Berkeley banning junk food in checkout aisles is nonsense paternalism

1 minute read


As a long-time California resident, I am very well aware of all those government red tapes. But the recent move of the city of Berkeley to ban placing junk food and beverages at checkout ailes is completely nonsense.

There are two reasons. First, this type of regulation unnecessarily constrains business owners and indirectly increases the cost to customers.

Second, and more importantly, we have the right to do whatever we want as long as we don’t interfere with other people’s freedom. Although I almost never eat junk food and I don’t think it is wise to consume a lot of junk food, I don’t care if others eat junk food because they have every right to do so, and their consumption of junk food causes me no harm at all. If somebody becomes obese or gets diabetes by eating junk food, that’s their problem, not mine. This is a good example to think about negative externality. Junk food and tabacco may be (and I believe are) bad for health. However, a crucial difference between junk food and tabacco is that while smoking causes harm to others through passive smoking, I can think of no reason why junk food would cause harm to others. Thus, while I would understand regulating the use or taxing the sale of tabacco products, I see no justification for regulating junk food.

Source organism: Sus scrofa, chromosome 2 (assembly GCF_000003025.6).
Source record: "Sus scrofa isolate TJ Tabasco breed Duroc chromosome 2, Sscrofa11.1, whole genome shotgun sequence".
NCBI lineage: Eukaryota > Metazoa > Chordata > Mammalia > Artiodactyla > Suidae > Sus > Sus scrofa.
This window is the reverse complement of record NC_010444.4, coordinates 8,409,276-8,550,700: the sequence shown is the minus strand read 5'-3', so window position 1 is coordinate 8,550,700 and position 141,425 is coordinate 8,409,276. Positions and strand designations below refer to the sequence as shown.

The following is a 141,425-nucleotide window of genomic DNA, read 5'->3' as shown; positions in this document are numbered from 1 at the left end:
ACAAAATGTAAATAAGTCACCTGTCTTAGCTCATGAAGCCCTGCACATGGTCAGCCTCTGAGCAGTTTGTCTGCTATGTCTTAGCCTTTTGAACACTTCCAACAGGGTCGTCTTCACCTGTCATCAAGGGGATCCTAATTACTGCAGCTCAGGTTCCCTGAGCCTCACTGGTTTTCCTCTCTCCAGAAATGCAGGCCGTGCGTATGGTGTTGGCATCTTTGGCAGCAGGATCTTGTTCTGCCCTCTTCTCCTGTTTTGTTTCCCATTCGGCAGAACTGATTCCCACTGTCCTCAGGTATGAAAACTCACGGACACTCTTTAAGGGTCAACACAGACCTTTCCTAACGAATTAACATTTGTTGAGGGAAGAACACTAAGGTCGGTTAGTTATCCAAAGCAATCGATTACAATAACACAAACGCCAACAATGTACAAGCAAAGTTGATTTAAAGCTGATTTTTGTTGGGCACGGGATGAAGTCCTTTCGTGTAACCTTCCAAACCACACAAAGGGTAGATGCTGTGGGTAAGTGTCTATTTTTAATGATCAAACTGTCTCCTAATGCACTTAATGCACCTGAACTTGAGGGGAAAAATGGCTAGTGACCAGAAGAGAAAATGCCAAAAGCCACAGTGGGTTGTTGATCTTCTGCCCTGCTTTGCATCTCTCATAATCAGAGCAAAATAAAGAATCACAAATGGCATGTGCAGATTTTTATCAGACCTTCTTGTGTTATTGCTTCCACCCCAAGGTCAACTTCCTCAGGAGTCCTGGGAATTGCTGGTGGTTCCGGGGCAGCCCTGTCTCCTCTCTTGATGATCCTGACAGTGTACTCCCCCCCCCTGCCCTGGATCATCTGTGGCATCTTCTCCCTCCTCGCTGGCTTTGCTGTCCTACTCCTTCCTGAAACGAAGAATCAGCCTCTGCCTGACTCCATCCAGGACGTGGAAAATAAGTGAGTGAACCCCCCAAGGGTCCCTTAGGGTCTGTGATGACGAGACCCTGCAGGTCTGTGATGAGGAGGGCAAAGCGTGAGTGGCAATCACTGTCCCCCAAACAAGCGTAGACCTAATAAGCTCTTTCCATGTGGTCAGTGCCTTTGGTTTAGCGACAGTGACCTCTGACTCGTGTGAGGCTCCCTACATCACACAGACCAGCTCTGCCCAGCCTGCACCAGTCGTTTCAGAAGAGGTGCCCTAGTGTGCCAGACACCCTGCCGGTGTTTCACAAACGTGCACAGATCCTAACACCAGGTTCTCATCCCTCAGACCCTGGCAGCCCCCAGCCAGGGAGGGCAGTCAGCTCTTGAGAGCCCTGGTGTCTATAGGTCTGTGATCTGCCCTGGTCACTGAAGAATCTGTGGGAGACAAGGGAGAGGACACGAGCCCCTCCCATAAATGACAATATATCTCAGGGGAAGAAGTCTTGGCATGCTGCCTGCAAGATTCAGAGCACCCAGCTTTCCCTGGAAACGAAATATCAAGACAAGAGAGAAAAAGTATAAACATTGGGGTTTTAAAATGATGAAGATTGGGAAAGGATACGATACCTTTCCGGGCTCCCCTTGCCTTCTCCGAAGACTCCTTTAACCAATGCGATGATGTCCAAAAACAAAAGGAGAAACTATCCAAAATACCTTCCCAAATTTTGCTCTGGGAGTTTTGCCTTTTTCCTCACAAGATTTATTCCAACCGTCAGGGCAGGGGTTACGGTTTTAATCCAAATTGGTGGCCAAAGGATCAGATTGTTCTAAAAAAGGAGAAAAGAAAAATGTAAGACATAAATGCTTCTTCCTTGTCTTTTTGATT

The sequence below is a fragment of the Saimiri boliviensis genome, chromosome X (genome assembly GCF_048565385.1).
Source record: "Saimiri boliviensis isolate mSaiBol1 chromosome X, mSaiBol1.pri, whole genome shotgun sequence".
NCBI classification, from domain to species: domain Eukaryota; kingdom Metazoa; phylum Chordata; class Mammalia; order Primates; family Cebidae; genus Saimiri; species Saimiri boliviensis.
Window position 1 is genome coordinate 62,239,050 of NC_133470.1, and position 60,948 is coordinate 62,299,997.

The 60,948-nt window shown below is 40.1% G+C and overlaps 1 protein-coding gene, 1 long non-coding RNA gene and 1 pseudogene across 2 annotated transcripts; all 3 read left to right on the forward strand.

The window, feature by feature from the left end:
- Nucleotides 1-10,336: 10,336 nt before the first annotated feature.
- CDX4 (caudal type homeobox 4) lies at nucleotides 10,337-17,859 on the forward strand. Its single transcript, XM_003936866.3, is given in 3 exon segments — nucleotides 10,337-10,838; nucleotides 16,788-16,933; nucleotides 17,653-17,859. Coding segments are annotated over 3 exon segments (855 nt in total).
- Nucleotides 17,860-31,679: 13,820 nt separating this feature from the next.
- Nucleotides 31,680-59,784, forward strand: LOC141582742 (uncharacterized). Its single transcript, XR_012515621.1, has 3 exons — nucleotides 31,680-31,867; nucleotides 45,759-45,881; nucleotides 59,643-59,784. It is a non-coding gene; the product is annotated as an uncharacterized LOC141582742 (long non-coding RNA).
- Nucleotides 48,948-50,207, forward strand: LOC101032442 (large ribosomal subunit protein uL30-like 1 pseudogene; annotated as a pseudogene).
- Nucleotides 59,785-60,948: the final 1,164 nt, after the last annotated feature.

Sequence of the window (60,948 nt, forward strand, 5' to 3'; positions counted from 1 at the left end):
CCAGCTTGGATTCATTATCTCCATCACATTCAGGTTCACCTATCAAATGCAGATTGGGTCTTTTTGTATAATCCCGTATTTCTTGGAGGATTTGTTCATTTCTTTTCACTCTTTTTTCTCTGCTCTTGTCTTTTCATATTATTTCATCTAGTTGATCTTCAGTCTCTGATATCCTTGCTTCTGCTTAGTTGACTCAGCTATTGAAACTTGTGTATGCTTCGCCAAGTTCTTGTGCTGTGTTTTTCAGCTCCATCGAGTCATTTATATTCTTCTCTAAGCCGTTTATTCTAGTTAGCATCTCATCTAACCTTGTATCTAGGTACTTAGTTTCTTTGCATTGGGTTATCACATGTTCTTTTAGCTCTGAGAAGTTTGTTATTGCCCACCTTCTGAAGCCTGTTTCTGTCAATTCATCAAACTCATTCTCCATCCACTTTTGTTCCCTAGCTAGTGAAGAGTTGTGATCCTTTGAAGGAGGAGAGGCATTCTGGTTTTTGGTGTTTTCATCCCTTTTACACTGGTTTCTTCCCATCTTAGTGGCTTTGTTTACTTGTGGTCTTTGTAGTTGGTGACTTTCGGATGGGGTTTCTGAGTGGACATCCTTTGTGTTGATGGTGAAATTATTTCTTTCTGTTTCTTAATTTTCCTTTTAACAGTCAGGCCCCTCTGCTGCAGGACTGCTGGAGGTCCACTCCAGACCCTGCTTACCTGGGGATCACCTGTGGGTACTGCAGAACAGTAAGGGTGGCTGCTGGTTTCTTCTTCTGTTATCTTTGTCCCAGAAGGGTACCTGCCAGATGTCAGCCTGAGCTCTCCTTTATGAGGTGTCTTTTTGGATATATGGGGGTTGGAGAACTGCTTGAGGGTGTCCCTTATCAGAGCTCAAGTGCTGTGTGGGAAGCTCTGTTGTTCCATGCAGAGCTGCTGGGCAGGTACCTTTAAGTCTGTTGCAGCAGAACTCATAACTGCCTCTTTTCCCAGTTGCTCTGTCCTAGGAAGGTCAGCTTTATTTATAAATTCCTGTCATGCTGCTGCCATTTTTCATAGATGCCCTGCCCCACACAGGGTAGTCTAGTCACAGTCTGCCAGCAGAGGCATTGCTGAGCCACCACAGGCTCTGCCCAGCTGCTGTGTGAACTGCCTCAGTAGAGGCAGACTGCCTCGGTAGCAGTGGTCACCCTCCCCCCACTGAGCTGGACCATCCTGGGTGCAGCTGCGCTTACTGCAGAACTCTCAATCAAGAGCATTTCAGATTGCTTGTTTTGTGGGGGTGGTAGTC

Some people are paternalistic and believe what is bad to them is also bad to others, and thus should be regulated. They should wake up. Because we all have different preferences and beliefs, something bad for you need not be bad for others. No regulation is needed unless there is externality.